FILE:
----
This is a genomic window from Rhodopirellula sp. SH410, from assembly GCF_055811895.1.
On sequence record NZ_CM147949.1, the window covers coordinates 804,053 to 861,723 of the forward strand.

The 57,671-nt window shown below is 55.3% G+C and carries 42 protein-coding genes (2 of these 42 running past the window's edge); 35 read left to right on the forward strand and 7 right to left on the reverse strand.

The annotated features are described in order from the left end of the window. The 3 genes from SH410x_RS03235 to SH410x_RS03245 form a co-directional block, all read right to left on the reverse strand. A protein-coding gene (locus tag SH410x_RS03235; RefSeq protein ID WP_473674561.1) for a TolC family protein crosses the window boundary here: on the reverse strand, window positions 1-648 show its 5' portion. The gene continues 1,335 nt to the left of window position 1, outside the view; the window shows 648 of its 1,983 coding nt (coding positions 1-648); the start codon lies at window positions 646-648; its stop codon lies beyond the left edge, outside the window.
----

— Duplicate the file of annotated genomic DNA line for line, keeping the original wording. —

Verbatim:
This is a genomic window from Rhodopirellula sp. SH410, from assembly GCF_055811895.1.
On sequence record NZ_CM147949.1, the window covers coordinates 804,053 to 861,723 of the forward strand.

The 57,671-nt window shown below is 55.3% G+C and carries 42 protein-coding genes (2 of these 42 running past the window's edge); 35 read left to right on the forward strand and 7 right to left on the reverse strand.

The annotated features are described in order from the left end of the window. The 3 genes from SH410x_RS03235 to SH410x_RS03245 form a co-directional block, all read right to left on the reverse strand. A protein-coding gene (locus tag SH410x_RS03235; RefSeq protein ID WP_473674561.1) for a TolC family protein crosses the window boundary here: on the reverse strand, window positions 1-648 show its 5' portion. The gene continues 1,335 nt to the left of window position 1, outside the view; the window shows 648 of its 1,983 coding nt (coding positions 1-648); the start codon lies at window positions 646-648; its stop codon lies beyond the left edge, outside the window.